A new report by state housing advocates quantifies the woes affecting Sonoma County’s rental market, including how far rents have outpaced incomes.
Sonoma County’s median renter saw wages decline 6 percent from 2000 to 2015, when adjusted for inflation, according to the California Housing Partnership. In the same period, the county’s median rent increased 16 percent.
The gap, derived from U.S. Census data, resulted in a net decline in overall purchasing power of $5,580 for the median renter, whose annual income was $49,921.
The report also highlights an 87 percent decline in state and federal aid for affordable housing in the county during the past seven years, totaling $41 million.
Sonoma County’s decline was the steepest on a percentage basis among the 15 counties studied by the housing partnership, said its president and CEO, Matt Schwartz.
The county continues to lose ground each year when it comes to providing affordable housing, Schwartz said. His group estimated more than 17,000 more subsidized units are needed here to meet the needs of low-income residents.
Without action, he said, “this deficit is going to get worse.”
Those involved in the report acknowledged they hope county residents will be moved to take action to obtain more affordable housing, perhaps even voting for a new housing tax as a dozen California communities have recently approved. Among the housing measures approved last year, said Schwartz, was a $950 million bond program in Santa Clara County and a $580 million bond program in Alameda County.
The housing partnership was created by the state Legislature in 1988 to be an advocate for affordable housing. The group prepared the report in cooperation with the Non-Profit Housing Association of Northern California.
In recent years, business, civic and elected leaders increasingly have voiced concern about how the county’s shortage of rental and owner-occupied housing is affecting families and the economy. Debate has led to renewed government efforts to prompt more home construction and an attempt in Santa Rosa to implement rent control, with city voters now casting mail-in ballots on such a measure slated for a June 6 vote.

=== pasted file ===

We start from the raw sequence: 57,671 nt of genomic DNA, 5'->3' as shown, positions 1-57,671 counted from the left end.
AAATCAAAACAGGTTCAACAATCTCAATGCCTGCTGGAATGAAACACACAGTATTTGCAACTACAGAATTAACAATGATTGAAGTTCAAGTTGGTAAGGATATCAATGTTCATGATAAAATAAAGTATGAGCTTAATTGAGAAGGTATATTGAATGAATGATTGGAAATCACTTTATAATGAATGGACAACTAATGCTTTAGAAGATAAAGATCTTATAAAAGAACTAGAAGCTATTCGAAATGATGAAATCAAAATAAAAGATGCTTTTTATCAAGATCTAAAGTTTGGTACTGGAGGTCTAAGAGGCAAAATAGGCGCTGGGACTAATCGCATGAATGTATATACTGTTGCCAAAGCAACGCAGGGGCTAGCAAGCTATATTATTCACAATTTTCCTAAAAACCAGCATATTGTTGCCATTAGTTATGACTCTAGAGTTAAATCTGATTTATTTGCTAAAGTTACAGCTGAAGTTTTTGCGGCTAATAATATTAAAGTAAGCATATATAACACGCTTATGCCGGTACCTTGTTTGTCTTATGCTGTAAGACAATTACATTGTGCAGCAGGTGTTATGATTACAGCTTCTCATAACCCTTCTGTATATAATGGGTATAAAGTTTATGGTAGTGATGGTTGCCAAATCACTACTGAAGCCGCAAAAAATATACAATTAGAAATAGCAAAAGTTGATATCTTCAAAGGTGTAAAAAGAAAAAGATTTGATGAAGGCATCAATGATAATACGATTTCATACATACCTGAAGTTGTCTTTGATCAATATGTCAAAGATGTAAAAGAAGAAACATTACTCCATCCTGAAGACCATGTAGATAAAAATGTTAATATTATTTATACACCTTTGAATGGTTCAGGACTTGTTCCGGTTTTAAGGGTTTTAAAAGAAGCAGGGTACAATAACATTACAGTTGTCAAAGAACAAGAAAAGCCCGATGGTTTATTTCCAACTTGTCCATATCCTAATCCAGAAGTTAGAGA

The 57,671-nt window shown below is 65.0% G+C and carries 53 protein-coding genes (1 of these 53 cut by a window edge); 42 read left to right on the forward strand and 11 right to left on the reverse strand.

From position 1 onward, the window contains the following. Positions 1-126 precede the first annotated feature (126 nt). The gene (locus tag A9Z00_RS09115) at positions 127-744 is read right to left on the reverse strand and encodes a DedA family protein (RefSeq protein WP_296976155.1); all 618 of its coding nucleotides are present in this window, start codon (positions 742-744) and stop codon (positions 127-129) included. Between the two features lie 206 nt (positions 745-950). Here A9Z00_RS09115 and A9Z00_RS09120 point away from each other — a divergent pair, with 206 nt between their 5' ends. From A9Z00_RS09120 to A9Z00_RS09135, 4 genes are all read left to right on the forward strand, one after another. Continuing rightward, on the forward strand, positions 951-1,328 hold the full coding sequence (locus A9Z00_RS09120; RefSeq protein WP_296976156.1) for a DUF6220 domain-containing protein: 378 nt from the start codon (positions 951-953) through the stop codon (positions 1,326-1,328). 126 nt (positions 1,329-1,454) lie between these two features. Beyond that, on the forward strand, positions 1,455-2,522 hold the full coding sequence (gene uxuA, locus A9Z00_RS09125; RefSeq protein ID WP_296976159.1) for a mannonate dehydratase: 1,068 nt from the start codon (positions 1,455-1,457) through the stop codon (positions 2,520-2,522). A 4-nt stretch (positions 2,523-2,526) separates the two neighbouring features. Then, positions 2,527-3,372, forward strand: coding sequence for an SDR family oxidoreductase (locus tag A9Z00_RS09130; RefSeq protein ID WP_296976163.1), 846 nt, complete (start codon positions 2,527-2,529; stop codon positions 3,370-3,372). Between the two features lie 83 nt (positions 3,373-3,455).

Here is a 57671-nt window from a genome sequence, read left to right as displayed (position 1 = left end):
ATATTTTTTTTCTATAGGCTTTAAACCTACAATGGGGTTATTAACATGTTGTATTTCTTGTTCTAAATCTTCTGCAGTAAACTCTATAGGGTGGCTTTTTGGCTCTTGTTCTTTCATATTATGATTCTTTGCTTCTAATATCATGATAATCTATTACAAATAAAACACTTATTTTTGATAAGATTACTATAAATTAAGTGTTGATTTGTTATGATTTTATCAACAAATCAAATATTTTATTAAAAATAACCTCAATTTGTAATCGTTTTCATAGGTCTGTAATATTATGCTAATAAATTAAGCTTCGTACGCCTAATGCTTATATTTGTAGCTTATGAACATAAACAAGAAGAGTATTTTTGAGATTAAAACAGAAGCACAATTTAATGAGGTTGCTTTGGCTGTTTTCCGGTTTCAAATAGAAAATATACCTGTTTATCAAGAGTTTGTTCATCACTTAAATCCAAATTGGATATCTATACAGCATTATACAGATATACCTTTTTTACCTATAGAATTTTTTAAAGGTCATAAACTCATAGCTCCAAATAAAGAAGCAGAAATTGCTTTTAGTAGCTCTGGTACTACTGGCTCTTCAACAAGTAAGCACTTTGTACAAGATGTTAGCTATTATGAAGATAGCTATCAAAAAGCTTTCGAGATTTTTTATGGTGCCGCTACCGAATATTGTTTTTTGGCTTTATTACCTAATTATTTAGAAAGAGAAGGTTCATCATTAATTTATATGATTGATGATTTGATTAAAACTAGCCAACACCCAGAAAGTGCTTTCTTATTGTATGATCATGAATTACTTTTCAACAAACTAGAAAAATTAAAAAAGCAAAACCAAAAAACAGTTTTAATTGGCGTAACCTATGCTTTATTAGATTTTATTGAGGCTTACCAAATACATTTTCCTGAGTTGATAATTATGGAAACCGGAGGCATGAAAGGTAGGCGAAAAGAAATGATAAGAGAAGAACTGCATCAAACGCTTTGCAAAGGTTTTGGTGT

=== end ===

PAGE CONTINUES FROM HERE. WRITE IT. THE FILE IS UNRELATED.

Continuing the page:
Hannah Scott, director of community engagement at nonprofit housing builder Burbank Housing, said she was excited Schwartz’s group decided to make the county one of four in the Bay Area studied this spring along with Alameda, Contra Costa and San Mateo counties.
Scott said demand for housing is so strong here that if Burbank’s entire portfolio of 2,900 rental units were vacated, “we could fill that tomorrow with our wait list.”
At any time, families representing between 7,000 and 10,000 people are waiting for one of Burbank’s apartments.
Alina Harway, communications director for the Non-Profit Housing Association, said getting more affordable homes built will rely in part on state intervention, either through potential legislation or a state bond in order to make more funds available.
“The No. 1 thing the state can do is reinvest in communities,” she said.
County Supervisor Shirlee Zane, who has called for new efforts to build all types of housing, noted that a major source of money was lost here when the state took away redevelopment funds used for housing and other purposes by local jurisdictions. The report calculates that change resulted in a $14.8 million decline for affordable housing in the county in the past seven years.
Shelters for Pawnee fire evacuees
Lower Lake High School, 9430 Lake St., Lower Lake, is the official shelter established for people evacuating from the Pawnee fire. It is equipped to handle animals.
The Clearlake Oaks Moose Lodge, 15900 E. Highway 20, Clearlake Oaks, is not authorized by the Office of Emergency Services but is also sheltering fire evacuees, mostly people in campers and RVs who want their animals with them.
There is an authorized Lake County animal services station in an open field at Highway 53 and Anderson Ridge Road in Lower Lake.